December 31, 1902 36,215.43 15,381.23 63,077.29
December 31, 1903 34,594.60 16,836.15 74,230.09
December 31, 1904 37,988.84 18,324.54 70,991.22
December 31, 1905 43,676.59 18,752.85 82,578.28
December 31, 1906 ; 47,809.54 19,282.14 83,652.79
December 31, 1907 45,736.53 20,470.41 88,054.97
December 31, 1908 53,038.33 21,203.60 95,468.34
December 31, 1909 52,869.84 24,668.04 93,074.37
IJS PUBLISHING INTERESTS
BOOKS, PAMPHLETS, ETC.
No. of copies
No. of copies
The following sums have been paid out of the earnings for each
year to the treasury of Augustana College and Theological Seminary
as follows :
* For 1889, from August 1st only.
194 THE AUGUSTANA SYNOD
A word must also be said in regard to the profits derived from
publications. The publishing business always being in a state of
growth, the greater part of the earnings has been applied in the ex-
tension of the business, in securing property, necessary equipments,
and stock, in order to keep pace with the growing demands in all lines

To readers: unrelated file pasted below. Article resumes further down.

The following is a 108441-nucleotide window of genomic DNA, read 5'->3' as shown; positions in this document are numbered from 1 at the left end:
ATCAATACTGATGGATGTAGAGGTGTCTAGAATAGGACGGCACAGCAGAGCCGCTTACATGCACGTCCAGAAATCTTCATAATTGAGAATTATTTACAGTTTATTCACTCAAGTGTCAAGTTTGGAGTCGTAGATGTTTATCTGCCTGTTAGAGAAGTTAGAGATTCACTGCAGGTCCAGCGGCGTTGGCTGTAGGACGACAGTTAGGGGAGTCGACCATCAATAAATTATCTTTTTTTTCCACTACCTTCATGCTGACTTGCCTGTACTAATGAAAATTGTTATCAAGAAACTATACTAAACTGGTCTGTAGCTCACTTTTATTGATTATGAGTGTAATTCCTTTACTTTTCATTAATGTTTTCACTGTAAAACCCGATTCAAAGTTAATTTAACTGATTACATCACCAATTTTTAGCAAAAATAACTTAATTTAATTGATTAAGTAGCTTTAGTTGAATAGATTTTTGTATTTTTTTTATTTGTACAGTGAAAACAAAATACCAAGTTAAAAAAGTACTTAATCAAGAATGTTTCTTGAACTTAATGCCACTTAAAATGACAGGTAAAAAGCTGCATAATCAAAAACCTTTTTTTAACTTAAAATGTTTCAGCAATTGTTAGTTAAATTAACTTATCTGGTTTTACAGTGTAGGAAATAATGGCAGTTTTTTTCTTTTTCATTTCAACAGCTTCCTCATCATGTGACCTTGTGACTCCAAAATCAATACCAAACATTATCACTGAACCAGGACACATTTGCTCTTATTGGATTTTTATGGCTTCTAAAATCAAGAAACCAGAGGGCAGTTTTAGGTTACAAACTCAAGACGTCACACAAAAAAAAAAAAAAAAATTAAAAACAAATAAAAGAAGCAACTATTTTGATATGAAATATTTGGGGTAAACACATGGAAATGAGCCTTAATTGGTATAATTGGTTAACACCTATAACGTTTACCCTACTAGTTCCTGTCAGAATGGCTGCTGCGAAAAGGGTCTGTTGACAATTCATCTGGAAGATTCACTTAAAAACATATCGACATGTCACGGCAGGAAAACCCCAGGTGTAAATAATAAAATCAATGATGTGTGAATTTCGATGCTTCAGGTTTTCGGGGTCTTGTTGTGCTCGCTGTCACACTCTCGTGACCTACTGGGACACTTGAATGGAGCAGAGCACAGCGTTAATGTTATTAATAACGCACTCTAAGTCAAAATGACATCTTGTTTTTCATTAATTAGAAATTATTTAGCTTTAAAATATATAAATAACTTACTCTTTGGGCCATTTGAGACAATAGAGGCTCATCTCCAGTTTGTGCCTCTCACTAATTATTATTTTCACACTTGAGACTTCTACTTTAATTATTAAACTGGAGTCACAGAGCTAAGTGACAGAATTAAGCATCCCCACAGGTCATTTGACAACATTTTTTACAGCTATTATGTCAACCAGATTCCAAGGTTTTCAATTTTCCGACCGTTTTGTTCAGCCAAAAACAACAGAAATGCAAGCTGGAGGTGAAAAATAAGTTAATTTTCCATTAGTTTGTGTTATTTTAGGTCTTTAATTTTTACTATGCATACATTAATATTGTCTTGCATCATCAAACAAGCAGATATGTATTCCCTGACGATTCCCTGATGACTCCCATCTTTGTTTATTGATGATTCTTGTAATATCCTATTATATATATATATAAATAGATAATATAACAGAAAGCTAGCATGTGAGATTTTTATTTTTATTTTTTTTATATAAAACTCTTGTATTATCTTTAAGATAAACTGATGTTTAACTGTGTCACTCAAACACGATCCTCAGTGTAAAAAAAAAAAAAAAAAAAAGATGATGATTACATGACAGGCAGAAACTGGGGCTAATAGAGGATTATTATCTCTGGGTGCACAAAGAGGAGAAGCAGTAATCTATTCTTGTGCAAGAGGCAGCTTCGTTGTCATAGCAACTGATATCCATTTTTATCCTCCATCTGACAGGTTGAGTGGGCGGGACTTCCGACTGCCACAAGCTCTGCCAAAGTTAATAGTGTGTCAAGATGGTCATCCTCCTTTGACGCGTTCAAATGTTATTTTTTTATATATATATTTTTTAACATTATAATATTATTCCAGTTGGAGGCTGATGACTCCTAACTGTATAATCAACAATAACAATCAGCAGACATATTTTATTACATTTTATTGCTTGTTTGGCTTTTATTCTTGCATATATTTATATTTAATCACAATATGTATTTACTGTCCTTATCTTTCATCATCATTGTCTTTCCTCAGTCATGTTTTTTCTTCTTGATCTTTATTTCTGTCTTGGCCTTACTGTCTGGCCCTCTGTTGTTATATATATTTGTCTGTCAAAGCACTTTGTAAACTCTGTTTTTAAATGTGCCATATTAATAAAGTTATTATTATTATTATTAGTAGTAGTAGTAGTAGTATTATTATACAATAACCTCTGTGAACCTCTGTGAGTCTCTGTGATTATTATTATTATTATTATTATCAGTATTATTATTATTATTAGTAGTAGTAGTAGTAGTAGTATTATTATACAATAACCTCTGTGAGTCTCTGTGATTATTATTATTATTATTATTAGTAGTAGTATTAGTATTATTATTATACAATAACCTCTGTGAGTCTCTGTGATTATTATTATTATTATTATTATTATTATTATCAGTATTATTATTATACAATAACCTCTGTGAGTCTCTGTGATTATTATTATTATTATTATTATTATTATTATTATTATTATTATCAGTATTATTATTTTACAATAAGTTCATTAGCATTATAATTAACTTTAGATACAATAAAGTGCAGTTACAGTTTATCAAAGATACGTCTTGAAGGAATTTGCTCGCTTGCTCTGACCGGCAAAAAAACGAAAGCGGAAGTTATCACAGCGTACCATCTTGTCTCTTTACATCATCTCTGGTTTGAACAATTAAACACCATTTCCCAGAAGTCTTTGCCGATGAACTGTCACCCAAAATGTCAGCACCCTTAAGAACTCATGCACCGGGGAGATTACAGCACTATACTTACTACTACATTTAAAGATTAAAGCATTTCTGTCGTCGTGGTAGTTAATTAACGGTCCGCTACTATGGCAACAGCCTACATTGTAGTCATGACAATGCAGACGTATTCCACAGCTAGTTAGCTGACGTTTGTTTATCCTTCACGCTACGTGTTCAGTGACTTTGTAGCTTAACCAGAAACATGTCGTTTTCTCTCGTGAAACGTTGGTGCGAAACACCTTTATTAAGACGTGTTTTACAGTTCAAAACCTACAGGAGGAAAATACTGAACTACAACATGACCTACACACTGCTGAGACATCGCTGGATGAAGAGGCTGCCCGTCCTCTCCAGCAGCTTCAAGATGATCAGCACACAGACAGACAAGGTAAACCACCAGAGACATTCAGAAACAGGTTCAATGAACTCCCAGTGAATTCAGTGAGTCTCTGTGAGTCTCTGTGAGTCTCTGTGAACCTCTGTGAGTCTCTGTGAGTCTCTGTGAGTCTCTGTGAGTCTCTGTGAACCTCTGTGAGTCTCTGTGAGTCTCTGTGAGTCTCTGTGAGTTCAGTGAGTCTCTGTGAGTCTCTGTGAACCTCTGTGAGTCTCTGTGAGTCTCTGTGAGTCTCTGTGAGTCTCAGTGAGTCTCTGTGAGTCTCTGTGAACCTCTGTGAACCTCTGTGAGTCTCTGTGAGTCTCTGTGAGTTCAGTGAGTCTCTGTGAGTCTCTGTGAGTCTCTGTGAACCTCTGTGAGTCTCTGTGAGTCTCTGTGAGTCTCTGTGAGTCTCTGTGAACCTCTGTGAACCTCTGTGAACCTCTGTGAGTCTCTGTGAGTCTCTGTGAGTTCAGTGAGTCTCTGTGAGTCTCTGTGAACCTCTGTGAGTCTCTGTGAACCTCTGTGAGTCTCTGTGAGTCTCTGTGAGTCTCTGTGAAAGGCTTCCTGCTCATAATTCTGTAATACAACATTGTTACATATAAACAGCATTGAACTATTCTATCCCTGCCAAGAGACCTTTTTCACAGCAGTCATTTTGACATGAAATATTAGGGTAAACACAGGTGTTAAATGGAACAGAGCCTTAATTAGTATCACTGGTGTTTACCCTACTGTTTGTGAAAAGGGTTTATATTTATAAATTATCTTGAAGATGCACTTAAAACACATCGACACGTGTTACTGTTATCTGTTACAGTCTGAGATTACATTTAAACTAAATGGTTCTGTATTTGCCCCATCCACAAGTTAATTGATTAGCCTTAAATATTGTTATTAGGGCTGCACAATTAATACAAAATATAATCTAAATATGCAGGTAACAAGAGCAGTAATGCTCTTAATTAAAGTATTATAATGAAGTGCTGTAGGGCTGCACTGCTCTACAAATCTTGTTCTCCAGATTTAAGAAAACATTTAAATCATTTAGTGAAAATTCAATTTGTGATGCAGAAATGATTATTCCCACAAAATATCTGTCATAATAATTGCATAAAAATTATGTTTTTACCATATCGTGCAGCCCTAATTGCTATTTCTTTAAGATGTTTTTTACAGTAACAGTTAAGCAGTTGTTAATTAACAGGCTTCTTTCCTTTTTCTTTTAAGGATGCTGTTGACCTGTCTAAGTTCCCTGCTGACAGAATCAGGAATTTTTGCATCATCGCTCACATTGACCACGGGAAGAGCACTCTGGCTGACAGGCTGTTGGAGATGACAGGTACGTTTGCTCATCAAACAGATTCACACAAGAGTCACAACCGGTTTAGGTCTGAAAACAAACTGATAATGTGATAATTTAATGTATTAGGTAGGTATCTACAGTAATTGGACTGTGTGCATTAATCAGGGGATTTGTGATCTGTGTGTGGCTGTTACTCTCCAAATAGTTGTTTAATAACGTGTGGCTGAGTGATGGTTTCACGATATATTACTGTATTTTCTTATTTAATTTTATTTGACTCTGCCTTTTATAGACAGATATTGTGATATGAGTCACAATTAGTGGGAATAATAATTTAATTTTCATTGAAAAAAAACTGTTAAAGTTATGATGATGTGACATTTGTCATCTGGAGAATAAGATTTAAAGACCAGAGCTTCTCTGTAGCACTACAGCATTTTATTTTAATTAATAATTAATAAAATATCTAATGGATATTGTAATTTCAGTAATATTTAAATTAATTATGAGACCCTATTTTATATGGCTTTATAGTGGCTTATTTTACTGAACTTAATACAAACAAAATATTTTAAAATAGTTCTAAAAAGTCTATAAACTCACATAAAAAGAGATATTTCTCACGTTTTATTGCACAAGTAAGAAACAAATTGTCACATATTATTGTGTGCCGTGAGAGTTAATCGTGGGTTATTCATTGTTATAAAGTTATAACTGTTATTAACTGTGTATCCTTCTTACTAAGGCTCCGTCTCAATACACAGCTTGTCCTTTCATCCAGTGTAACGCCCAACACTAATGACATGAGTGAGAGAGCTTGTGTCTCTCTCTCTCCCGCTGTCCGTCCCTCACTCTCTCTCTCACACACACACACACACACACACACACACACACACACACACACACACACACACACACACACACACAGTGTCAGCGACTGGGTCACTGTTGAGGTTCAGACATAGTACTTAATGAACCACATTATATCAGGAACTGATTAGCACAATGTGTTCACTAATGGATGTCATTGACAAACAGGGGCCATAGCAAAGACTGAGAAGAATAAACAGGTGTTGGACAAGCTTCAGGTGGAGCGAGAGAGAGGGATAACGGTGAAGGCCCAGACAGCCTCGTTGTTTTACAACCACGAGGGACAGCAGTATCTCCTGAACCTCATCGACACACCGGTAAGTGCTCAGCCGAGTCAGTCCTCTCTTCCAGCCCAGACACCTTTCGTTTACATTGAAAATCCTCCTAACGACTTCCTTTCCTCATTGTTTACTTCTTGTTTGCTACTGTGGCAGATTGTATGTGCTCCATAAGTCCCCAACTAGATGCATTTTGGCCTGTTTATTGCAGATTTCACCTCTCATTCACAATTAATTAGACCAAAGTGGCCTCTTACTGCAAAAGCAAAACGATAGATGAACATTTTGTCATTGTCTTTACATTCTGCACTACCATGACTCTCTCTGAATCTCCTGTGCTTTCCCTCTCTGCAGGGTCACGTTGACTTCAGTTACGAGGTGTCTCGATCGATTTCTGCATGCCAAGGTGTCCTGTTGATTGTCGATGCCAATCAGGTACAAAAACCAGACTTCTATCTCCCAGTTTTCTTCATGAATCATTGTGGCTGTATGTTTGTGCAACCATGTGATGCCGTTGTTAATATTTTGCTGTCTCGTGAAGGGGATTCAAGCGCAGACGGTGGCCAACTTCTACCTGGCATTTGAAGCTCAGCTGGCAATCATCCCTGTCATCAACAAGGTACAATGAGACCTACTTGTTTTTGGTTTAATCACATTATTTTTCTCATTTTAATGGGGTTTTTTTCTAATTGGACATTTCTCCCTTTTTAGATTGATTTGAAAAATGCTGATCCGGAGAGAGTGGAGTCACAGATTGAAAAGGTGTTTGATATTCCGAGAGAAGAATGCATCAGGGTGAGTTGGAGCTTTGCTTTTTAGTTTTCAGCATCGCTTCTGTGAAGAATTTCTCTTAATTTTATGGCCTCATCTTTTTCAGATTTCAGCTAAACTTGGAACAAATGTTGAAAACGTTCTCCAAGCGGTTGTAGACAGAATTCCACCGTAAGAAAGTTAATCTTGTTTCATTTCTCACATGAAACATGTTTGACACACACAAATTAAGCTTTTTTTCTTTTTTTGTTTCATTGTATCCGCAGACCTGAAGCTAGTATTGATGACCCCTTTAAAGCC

The profits which, in the judgment of the Board, could from time
to time be set aside, have been paid over to the treasury of Augustana
College and Theological Seminary, as has already been shown in the
table given above. This has been done pursuant to the principle laid
down by the pioneers, that the profits should be used for said institu-
tion, in order that all the members of the Synod might, through its
publishing business, be blessed in a two-fold measure; firstly, through
the books and periodicals and papers published and circulated; sec-
ondly, through the seat of learning, whose influence extends to every
nook and corner of the Synod.
We find in the Articles of Incorporation of the Augustana Tract
Society, the first incorporated forerunner of the Augustana Book